"You were not a Burgess, you say, in the Year 1820?"

"I believe I was, but not sworn in at that Time; in 1821 I was a Burgess sworn in."

"Do you know a Person of the Name of George Padley?"

"Yes, I do."

"What is he?"

"A Grocer."

"Is he a Burgess?"

"No."

"Where does he live?"

"In the Market Place."

"At Retford?"

"Yes."

"I ask you, upon your Oath, have you never said to him, that you were afraid Sir Henry would not pay, and you should lose your Election; did you not say that to him, or in his Presence?"

"Upon my Oath, I deny that."

"Did you ever live with Persons of the Name of Swan and Edgar?"

"I did."

"Was that in London?"

"Yes."

"Where?"

"In Piccadilly."

"When did you leave them?"

"Perhaps Five Years ago."

"How came you to leave them?"

"On no particular Occasion, as I know of."

"Do you mean to say you did not leave them in Disgrace?"

"Not to my Knowledge."

"No Complaint of any sort was made?"

"No Complaint was made to me."

"Did you leave suddenly at all?"

"No."

"How long Notice did you give them?"

"A Month's Notice."

"Why did you leave them?"

"Because I was not comfortable."

"Were you jealous of any body?"

"No."

"What were you uncomfortable about?"

"I was not very well at the Time."

"It was your Health?"

"Yes."

"Was that the sole Reason?"

"It was the sole Reason."

"You gave them a Month's Notice, being out of Health?"

"I had a View, as others have, to look after other Situations that might be more advantageous."

"Did you leave on account of your Health?"

"Not, perhaps, exactly for that; but I was not well, and therefore I was not comfortable there."

"Did you leave on account of your Health; was that the Reason?"

"Yes, I did."

"Was that the Reason?"

"Yes, that was my Reason."

"Did you assign that Reason?"

"I assigned no Reasons; I was asked no Questions."

"Had you been confined to your Room?"

"Yes, I had."

"And you left on that Account?"

"Not exactly; before I left them I was confined to my Room; not perhaps within a Month before I left."

"That was the Reason of your leaving, and the only one?"

"Yes."

"Did you reside afterwards with a Mr. Spiers, a Draper, at York?"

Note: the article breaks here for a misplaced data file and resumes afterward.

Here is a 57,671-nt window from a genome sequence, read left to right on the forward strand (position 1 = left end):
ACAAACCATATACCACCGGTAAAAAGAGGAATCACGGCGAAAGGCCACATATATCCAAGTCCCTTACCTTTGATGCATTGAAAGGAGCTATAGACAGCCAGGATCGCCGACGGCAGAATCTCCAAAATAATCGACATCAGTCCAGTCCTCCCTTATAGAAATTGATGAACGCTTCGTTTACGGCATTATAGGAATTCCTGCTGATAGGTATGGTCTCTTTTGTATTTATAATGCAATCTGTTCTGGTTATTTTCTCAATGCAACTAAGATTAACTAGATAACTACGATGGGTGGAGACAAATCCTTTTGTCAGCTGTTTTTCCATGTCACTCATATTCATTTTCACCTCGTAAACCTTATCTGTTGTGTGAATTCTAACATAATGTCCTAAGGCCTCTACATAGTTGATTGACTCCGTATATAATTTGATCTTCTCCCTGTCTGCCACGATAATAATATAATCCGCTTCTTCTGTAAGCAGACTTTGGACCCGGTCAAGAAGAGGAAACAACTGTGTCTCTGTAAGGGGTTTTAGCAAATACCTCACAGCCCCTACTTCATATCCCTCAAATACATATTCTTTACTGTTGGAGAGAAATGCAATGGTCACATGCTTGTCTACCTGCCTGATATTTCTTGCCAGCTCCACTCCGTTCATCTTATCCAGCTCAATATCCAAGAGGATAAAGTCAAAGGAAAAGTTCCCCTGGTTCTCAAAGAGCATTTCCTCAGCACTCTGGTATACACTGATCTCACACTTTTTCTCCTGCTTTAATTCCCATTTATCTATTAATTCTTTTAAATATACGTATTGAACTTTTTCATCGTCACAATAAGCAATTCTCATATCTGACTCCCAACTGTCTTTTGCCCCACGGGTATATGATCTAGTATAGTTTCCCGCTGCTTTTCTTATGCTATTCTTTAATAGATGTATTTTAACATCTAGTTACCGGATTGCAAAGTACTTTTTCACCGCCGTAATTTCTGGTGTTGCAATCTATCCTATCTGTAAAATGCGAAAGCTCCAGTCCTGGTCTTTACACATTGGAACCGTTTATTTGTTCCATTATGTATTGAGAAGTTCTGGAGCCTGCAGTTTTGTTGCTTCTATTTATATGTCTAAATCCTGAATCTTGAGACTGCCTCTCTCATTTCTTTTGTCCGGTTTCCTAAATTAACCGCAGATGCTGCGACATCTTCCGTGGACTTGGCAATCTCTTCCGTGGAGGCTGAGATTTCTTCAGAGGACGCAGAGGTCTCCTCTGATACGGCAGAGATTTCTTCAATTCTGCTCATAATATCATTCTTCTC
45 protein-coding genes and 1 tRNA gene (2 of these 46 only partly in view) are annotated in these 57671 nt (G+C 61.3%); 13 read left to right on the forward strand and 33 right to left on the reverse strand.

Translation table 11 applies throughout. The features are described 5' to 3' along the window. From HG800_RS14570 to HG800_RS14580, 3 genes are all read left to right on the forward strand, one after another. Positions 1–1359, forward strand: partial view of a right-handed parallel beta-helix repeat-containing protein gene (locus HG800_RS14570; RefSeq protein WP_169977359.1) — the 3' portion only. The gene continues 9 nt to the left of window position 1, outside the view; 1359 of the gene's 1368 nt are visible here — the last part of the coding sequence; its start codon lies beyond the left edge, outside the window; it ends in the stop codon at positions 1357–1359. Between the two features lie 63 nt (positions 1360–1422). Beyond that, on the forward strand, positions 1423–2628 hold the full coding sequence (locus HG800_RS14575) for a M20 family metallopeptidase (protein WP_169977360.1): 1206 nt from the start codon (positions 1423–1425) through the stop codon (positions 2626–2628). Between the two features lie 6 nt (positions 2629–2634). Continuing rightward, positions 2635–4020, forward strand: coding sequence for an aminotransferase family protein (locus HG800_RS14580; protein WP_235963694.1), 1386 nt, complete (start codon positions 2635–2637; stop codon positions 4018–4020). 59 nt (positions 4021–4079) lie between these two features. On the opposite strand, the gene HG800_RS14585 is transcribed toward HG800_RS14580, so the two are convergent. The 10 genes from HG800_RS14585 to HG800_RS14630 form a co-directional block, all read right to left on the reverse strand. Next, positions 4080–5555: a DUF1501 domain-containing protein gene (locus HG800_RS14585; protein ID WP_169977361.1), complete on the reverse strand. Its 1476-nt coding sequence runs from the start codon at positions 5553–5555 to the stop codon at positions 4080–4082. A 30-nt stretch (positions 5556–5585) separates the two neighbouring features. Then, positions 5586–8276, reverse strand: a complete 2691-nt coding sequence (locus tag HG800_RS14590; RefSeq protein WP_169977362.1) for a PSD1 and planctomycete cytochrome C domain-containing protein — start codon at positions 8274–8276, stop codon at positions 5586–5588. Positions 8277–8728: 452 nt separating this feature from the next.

"Yes."

"What was the Reason of your leaving him?"

"That I cannot exactly say."

"Was it an Illness of the same Description?"

"No."

"An Illness of a different Description?"

"No."

"What was the Reason?"

"Because I had a Communication from him; he gave me Notice that he wished me to leave."

"Do you know the Reason of the Notice?"

"Yes, I do."

"What was it?"

"Because I was keeping a Female at the lower Counter, which is next to the Window looking into Ouse Gate, and he wished me to take her forward, and I did not do it, and was perhaps saucy, and he gave me Warning."

"You were impertinent?"

"Not perhaps for that, but I left upon that Account."

"That we may not be at all mistaken about what I said about George Padley, I am not asking what you said in addressing yourself to George Padley, but whether you have not said to him, or in his Presence, that you were afraid Sir Henry would not pay, and you should lose your Election?"

"Never; for I did not believe that he would pay."

"I do not ask your Reason, but will you swear that did not pass?"

"Yes, I will."

"Were you ever Bail for a Person of the Name of John Walker?"

"No."

"Did you ever offer yourself as Bail?"

"No, I did not."

"Were you ever Security for him?"

"No."

"Did you ever offer yourself as Security?"

"No."

"Have you ever been a Householder?"

"I have a House now I rent, which I pay the Rent of for my Mother."

"Is it your Mother's House, or yours?"

"It is my House, because I pay the Rent."

"Have you ever been Bail or Security for any body?"

"No, I have not."

"And not for John Walker in particular?"

"No, I have not."

"With regard to the White Hart, how many Burgesses were with you at the Time?"

"I cannot say; a great many."

"Do you think there were as many as Seventy or Eighty?"

"Not so many as Seventy; perhaps Forty or Fifty."

"At a Time?"

"Yes."

"Were they in different Rooms?"

"The first Night there were some above and some below."

"There were about Fifty Persons?"

"Yes."

"On the first Night of Ogilvy's Arrival, were you in the same Room with Mr. Ogilvy?"

"Yes, I was."

"All the Time?"

"No; I dare say I was out for a short Time."

"Were you absent Half an Hour?"

"Not so long as that."

"How long?"

"Perhaps a Quarter of an Hour."

"More than once?"

"Yes; at different Times."

"You did not hear the Conversation that passed while you were absent?"

"No, certainly not."

"Were all the People Burgesses who were there?"

"No; there were other Persons."

"Were there any who were not Burgesses who were there?"

"I could not know them; there were some Burgesses below, and some who were not Burgesses."

"Where was the Entertainment given?"

"Up in the front corner Room, up Stairs."

"Were there any but Burgesses up Stairs?"

"I believe not; I saw none to my Knowledge but Burgesses."

"Was there a Constable at the Door?"

"No, not that I know of; I never saw one."

"Was there a Person put to prevent any Persons coming in who were not Burgesses?"

"No, I believe not; they passed in and out as they pleased."

Re-examined by Mr. Alderson.

"You have a House you say at Sheffield?"

"No; I have a House at Retford, where my Mother lives; but I live at Sheffield, with a House there."

"What are their Names?"

"Cohen and Dixon at Sheffield."

"Are they respectable Persons?"

"Yes."

"Did you go to them from Mr. Spiers?"

"No; I was not with them at the Election, and did not go to them for some Time."